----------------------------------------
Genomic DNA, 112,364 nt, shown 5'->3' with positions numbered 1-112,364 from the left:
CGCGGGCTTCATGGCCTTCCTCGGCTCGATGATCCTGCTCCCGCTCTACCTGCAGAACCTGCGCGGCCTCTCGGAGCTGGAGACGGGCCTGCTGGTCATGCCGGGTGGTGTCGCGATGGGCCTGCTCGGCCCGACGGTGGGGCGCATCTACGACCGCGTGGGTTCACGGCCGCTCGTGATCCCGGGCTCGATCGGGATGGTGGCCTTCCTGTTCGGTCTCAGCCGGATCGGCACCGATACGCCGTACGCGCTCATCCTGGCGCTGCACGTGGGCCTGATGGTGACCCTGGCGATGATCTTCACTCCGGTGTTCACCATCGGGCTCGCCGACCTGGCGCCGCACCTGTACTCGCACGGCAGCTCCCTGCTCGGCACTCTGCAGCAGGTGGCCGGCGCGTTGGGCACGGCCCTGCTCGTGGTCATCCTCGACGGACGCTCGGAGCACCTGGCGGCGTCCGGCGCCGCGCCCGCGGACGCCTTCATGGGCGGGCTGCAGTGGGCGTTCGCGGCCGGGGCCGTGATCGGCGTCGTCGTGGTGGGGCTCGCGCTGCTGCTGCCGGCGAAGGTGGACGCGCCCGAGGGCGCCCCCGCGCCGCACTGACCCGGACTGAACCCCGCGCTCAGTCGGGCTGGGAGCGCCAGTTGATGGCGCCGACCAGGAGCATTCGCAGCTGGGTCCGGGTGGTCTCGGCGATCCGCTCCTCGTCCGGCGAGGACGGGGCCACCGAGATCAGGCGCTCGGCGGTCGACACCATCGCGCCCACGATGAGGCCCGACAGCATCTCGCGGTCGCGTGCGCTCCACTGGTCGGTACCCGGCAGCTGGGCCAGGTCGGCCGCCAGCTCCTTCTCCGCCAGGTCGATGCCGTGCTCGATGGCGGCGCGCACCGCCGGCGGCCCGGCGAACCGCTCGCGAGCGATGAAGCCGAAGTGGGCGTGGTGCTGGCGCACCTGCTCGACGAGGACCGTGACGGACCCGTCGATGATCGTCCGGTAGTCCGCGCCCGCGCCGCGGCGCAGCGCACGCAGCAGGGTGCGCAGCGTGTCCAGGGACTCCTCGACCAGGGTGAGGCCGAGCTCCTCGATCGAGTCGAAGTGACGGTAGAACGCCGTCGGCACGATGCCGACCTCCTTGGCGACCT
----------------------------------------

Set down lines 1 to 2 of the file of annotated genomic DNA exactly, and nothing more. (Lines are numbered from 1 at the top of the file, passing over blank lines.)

Genomic DNA, 112,364 nt, shown 5'->3' with positions numbered 1-112,364 from the left:
CGCGGGCTTCATGGCCTTCCTCGGCTCGATGATCCTGCTCCCGCTCTACCTGCAGAACCTGCGCGGCCTCTCGGAGCTGGAGACGGGCCTGCTGGTCATGCCGGGTGGTGTCGCGATGGGCCTGCTCGGCCCGACGGTGGGGCGCATCTACGACCGCGTGGGTTCACGGCCGCTCGTGATCCCGGGCTCGATCGGGATGGTGGCCTTCCTGTTCGGTCTCAGCCGGATCGGCACCGATACGCCGTACGCGCTCATCCTGGCGCTGCACGTGGGCCTGATGGTGACCCTGGCGATGATCTTCACTCCGGTGTTCACCATCGGGCTCGCCGACCTGGCGCCGCACCTGTACTCGCACGGCAGCTCCCTGCTCGGCACTCTGCAGCAGGTGGCCGGCGCGTTGGGCACGGCCCTGCTCGTGGTCATCCTCGACGGACGCTCGGAGCACCTGGCGGCGTCCGGCGCCGCGCCCGCGGACGCCTTCATGGGCGGGCTGCAGTGGGCGTTCGCGGCCGGGGCCGTGATCGGCGTCGTCGTGGTGGGGCTCGCGCTGCTGCTGCCGGCGAAGGTGGACGCGCCCGAGGGCGCCCCCGCGCCGCACTGACCCGGACTGAACCCCGCGCTCAGTCGGGCTGGGAGCGCCAGTTGATGGCGCCGACCAGGAGCATTCGCAGCTGGGTCCGGGTGGTCTCGGCGATCCGCTCCTCGTCCGGCGAGGACGGGGCCACCGAGATCAGGCGCTCGGCGGTCGACACCATCGCGCCCACGATGAGGCCCGACAGCATCTCGCGGTCGCGTGCGCTCCACTGGTCGGTACCCGGCAGCTGGGCCAGGTCGGCCGCCAGCTCCTTCTCCGCCAGGTCGATGCCGTGCTCGATGGCGGCGCGCACCGCCGGCGGCCCGGCGAACCGCTCGCGAGCGATGAAGCCGAAGTGGGCGTGGTGCTGGCGCACCTGCTCGACGAGGACCGTGACGGACCCGTCGATGATCGTCCGGTAGTCCGCGCCCGCGCCGCGGCGCAGCGCACGCAGCAGGGTGCGCAGCGTGTCCAGGGACTCCTCGACCAGGGTGAGGCCGAGCTCCTCGATCGAGTCGAAGTGACGGTAGAACGCCGTCGGCACGATGCCGACCTCCTTGGCGACCT